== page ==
Summer Hawk by Deborah Savage; Houghton
Mifflin Company: Boston, 1999; $16
Have you ever been in a situation you hate? This is exactly what happens to the main character, Melissa.
Melissa is unhappy, living in the small rural community of Hunter’s Gap, Pennsylvania. She dislikes the people of Hunter’s Gap because she considers them small-minded and bigoted, and she longs for the happy, privileged life that she left behind in Philadelphia. Right away, I was able to identify with Melissa’s situation because I once lived in New York City, and after moving to suburban Virginia with my parents, I missed living in the city also.
I found it hard to believe, though, that Melissa’s classmates could be so backwards in their thinking. For example one day Melissa brought up the subject of Bosnia in history class and one of the students thought that Bosnia was a city in Massachusetts! The other kids in her school didn’t seem to care much about education, and they constantly made fun of Melissa’s mother, who was a psychoanalyst. They joked that she was a psychopath. It was easy for me to understand why Melissa must have felt like she was surrounded by Martians.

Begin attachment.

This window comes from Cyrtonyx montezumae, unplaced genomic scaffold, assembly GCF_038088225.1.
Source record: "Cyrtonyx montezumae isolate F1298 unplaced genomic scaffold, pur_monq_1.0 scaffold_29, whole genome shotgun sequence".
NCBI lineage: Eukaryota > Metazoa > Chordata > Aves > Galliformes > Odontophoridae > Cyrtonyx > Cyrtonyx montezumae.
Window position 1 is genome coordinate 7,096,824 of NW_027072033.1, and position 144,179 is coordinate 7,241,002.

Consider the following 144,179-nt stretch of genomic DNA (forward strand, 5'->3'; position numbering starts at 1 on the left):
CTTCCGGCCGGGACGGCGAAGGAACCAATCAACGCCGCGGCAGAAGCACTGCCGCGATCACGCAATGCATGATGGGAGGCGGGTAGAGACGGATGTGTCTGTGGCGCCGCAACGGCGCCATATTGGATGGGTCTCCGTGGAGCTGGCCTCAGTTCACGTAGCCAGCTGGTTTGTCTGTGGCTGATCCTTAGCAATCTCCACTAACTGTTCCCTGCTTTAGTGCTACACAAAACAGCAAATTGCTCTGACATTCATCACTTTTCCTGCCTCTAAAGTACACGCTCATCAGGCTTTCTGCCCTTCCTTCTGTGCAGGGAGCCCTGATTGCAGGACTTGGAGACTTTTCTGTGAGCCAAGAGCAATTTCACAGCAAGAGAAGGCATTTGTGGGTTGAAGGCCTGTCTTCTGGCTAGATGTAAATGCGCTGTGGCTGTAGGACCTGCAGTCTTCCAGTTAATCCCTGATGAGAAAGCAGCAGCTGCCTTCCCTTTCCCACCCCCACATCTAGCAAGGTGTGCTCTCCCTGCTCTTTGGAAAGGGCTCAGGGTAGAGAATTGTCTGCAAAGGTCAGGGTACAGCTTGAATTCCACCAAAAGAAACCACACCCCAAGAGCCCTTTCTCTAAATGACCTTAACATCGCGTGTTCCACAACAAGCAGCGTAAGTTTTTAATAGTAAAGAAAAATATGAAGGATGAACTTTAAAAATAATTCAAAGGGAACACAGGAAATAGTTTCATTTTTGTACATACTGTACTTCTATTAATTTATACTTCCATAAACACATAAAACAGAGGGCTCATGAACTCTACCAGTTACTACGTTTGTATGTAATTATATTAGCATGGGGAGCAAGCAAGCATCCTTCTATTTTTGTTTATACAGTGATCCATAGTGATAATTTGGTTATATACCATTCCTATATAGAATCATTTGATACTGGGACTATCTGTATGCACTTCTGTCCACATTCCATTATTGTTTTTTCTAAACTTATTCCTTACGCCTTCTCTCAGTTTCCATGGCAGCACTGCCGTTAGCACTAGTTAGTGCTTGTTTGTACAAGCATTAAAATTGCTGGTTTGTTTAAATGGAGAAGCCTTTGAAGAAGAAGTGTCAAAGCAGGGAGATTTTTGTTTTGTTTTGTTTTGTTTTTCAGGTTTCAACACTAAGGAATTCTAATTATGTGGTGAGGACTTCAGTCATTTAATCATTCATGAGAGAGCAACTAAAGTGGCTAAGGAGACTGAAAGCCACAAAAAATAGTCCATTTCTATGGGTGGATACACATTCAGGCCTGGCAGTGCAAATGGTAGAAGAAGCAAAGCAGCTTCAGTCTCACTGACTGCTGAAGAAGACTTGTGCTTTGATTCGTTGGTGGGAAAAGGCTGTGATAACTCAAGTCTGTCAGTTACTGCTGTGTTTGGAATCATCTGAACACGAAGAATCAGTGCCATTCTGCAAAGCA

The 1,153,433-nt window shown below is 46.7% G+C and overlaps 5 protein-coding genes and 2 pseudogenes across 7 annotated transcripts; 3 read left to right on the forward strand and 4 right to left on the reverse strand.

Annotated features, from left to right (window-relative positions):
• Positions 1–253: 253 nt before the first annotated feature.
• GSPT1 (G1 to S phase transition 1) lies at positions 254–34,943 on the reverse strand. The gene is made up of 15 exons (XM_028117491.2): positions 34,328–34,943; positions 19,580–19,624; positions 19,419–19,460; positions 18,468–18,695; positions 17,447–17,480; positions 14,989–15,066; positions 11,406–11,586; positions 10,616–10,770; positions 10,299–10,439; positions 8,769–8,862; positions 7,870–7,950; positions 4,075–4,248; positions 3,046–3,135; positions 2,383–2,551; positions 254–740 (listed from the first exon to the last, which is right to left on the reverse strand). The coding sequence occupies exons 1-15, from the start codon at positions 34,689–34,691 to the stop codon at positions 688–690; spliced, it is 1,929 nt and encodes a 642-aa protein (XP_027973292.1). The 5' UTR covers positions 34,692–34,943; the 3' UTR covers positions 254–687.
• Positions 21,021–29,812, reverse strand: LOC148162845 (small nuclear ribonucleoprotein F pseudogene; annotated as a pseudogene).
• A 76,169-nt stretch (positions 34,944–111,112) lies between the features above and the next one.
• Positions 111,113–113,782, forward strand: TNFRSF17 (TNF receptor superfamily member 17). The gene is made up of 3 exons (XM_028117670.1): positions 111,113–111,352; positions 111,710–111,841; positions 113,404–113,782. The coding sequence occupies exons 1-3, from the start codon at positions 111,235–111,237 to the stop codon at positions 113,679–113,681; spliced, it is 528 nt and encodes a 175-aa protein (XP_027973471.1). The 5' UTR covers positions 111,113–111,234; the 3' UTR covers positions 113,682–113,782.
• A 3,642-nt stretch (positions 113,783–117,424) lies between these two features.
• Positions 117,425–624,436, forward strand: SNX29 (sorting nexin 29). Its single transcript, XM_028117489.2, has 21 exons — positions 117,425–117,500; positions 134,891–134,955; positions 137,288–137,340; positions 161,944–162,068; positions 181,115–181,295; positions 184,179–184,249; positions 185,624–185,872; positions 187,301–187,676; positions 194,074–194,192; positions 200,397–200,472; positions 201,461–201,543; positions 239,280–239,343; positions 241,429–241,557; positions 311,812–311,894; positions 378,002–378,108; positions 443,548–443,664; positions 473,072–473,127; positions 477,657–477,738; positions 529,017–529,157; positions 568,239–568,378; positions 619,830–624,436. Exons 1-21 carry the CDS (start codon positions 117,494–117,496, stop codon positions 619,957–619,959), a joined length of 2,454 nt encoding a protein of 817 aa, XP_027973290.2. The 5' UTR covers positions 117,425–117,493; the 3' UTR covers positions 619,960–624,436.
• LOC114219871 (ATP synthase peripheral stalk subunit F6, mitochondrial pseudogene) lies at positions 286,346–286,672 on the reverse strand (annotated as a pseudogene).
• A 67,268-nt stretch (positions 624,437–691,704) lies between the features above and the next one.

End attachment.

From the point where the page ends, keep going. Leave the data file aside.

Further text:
One character in the book that I found inspiring was Rail Bogart. It seemed that Melissa secretly admired Rail but would not admit it to herself because she considered him to be just a backwards country boy. I thought this was kind of snobbish of her to treat him so coldly. He was definitely different from the other kids in Hunter’s Gap. Also, I think that he really wanted to be friends with her. If I knew a boy like Rail, I wouldn’t push him away like Melissa did at first. But as I read on in the story, I was happy to see that she finally developed a close friendship with him.
The character that I found the oddest of all was the wildlife biologist the townspeople call the “Hawk Lady.” At one point Melissa finds an injured baby hawk that she takes to the Hawk Lady. This eventually leads them to have a close friendship. Quite frankly, though, I questioned the sincerity of the Hawk Lady, because she had an affair with Melissa’s father, who happened to still be married to Melissa’s mother. This really made me angry!
In the end, however, Melissa reconciles her friendship with the Hawk Lady, and even though I wouldn’t have, I found Summer Hawk to be a contemporary and memorable story; a story that showed me the power of love and friendship and the necessity for forgiveness.